5:45 this morning I got up to take pictures of the city before the sun set its eyes on it. But, as I waited and felt the shower water slowly leaving my hair, the rain created a persistent pattern across the sky. But what a morning and what a rain – so gray, serene, and permanent it almost makes you want to be in the rain just to experience the permanence of gravity.
Over these years in London I’ve come to draw a certain balance of emotion between the sleep I need to give up on in order to watch the city as it sleeps. This also why getting on those painfully early flights can be so strangely satisfying. The people you see have defined lines, usually either passing, sullen, or simply asleep. And oh, the cigarette smokers and coffee choked addicts you get. It’s a strange moment to look and be, as though you shouldn’t be there, as though it’s a false start, an intrusion on this public moment of privacy.
I’m not sure what percentage of the world’s population lives in urban environments today (you can check out Google, just remember not to be evil), but I’m pretty sure that it’s not only the majority, but that’s it’s still rising. We live in an increasingly crowded and anonymous world where others become like white noise, like the background you wouldn’t really care to inspect. We’re given more and more choice of how to design our social networks and more social tolerance with the way we do so. Our connections are becoming ever more intricate through the development of urban life, the internet, and the wide-spread ease of travel.
Amongst ordinary days, when one really is just a passing grain of the overall texture, there sometimes happen wondrous moments when we discover other people. There is something deeply satisfying about finding a mutual connection with another, a new person. Despite the understood facts of how much we all share though our minds’ wiring, emotions, goals, and troubles, for some reason the discovery of another and the unexpected intimacy of minds can be a delight. The other person becomes real and from that point you can review the background noise of surrounding people as a brain-like buzzing network of internal complexities with mutually reinforcing, snapping connections. In our rather closed-in networks of friends, colleagues, and fellow-students, these unexpected pleasures can let us refresh and rediscover our connection to the rest of the world.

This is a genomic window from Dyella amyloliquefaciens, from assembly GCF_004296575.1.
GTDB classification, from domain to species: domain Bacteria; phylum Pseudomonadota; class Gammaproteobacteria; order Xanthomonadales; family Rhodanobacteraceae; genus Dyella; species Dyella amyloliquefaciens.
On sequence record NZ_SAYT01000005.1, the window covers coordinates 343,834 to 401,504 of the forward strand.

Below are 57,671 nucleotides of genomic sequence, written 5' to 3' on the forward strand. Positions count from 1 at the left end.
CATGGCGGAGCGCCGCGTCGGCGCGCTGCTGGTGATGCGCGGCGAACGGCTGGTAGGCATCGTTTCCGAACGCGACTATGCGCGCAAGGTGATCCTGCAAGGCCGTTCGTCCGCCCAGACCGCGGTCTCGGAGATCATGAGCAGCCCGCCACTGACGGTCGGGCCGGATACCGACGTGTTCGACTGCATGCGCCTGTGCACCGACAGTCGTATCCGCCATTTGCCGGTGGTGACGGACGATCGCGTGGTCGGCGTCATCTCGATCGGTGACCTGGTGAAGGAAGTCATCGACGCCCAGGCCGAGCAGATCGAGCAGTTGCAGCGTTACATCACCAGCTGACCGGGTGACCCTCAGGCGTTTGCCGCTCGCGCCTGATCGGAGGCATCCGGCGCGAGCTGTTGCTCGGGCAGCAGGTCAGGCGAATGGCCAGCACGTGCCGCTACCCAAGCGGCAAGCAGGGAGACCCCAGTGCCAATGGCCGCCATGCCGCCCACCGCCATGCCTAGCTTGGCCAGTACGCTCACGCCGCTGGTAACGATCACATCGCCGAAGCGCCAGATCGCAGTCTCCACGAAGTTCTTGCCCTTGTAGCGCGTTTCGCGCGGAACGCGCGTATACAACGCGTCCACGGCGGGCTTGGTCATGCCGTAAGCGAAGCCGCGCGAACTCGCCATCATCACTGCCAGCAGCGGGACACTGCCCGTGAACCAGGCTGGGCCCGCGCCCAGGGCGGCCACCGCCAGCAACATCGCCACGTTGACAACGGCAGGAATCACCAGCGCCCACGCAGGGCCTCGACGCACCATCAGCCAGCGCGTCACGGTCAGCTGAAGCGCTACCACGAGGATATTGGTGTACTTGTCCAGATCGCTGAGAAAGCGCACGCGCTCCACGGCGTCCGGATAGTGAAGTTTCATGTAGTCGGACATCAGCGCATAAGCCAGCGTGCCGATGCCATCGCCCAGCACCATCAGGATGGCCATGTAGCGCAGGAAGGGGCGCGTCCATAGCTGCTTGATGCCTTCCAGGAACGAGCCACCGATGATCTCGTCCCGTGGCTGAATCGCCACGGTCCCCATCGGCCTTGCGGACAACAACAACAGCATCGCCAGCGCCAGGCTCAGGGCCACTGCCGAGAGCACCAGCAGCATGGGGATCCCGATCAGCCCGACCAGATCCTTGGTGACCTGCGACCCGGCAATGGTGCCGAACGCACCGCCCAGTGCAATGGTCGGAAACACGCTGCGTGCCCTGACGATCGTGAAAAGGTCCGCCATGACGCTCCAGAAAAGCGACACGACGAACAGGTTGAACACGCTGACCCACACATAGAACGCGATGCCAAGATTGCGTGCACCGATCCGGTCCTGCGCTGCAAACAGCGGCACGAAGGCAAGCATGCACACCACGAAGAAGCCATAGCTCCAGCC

I’m in Krakow. It’s a Sunday morning slowly melting into an afternoon before my eyes. There’s something I can’t ever grasp about the Sunday mornings here. The light seems different, and the people seem more calm and just happy. They all wear their Sunday clothes with pleated dresses and white slippers, as though they were all expecting to rendezvous with the Lord today. I pass the park around the centre and it bursts with families eating ice-cream and chasing their dogs. Even the couples seem different today – from the craziness of Saturday night they’ve moved to strolls, holding hands, and dreams of future families and perfect homes. The market in front of the cafe I’m writing from is buzzing today. Lots of jackets in indescribable colours and local people trying to bargain for another toy for their kid. Oh Sundays. It always feels like you don’t need to be anywhere or with anyone to feel at ease.